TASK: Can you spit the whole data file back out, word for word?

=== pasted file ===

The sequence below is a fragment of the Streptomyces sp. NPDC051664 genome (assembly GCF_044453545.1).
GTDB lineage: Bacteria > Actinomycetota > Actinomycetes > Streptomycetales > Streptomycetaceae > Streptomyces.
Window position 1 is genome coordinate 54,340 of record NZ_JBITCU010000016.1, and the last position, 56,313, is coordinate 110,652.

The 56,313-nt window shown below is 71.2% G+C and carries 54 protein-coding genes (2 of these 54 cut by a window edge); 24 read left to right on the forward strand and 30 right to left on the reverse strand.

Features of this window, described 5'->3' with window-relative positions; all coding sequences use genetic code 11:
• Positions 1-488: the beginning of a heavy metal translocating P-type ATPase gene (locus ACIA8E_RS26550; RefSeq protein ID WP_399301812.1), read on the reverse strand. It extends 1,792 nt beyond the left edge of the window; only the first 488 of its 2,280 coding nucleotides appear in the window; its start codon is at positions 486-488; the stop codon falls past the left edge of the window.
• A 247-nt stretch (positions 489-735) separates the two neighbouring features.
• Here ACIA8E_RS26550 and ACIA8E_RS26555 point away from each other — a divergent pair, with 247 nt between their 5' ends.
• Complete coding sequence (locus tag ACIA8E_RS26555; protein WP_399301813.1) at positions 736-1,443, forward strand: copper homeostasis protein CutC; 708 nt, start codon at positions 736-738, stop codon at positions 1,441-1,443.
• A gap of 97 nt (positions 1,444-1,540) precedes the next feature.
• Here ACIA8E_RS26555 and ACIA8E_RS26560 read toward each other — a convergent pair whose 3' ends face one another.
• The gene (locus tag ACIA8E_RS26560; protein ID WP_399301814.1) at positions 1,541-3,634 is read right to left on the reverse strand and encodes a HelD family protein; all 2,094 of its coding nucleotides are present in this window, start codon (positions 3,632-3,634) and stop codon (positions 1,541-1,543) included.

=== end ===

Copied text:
The sequence below is a fragment of the Streptomyces sp. NPDC051664 genome (assembly GCF_044453545.1).
GTDB lineage: Bacteria > Actinomycetota > Actinomycetes > Streptomycetales > Streptomycetaceae > Streptomyces.
Window position 1 is genome coordinate 54,340 of record NZ_JBITCU010000016.1, and the last position, 56,313, is coordinate 110,652.

The 56,313-nt window shown below is 71.2% G+C and carries 54 protein-coding genes (2 of these 54 cut by a window edge); 24 read left to right on the forward strand and 30 right to left on the reverse strand.

Features of this window, described 5'->3' with window-relative positions; all coding sequences use genetic code 11:
• Positions 1-488: the beginning of a heavy metal translocating P-type ATPase gene (locus ACIA8E_RS26550; RefSeq protein ID WP_399301812.1), read on the reverse strand. It extends 1,792 nt beyond the left edge of the window; only the first 488 of its 2,280 coding nucleotides appear in the window; its start codon is at positions 486-488; the stop codon falls past the left edge of the window.
• A 247-nt stretch (positions 489-735) separates the two neighbouring features.
• Here ACIA8E_RS26550 and ACIA8E_RS26555 point away from each other — a divergent pair, with 247 nt between their 5' ends.
• Complete coding sequence (locus tag ACIA8E_RS26555; protein WP_399301813.1) at positions 736-1,443, forward strand: copper homeostasis protein CutC; 708 nt, start codon at positions 736-738, stop codon at positions 1,441-1,443.
• A gap of 97 nt (positions 1,444-1,540) precedes the next feature.
• Here ACIA8E_RS26555 and ACIA8E_RS26560 read toward each other — a convergent pair whose 3' ends face one another.
• The gene (locus tag ACIA8E_RS26560; protein ID WP_399301814.1) at positions 1,541-3,634 is read right to left on the reverse strand and encodes a HelD family protein; all 2,094 of its coding nucleotides are present in this window, start codon (positions 3,632-3,634) and stop codon (positions 1,541-1,543) included.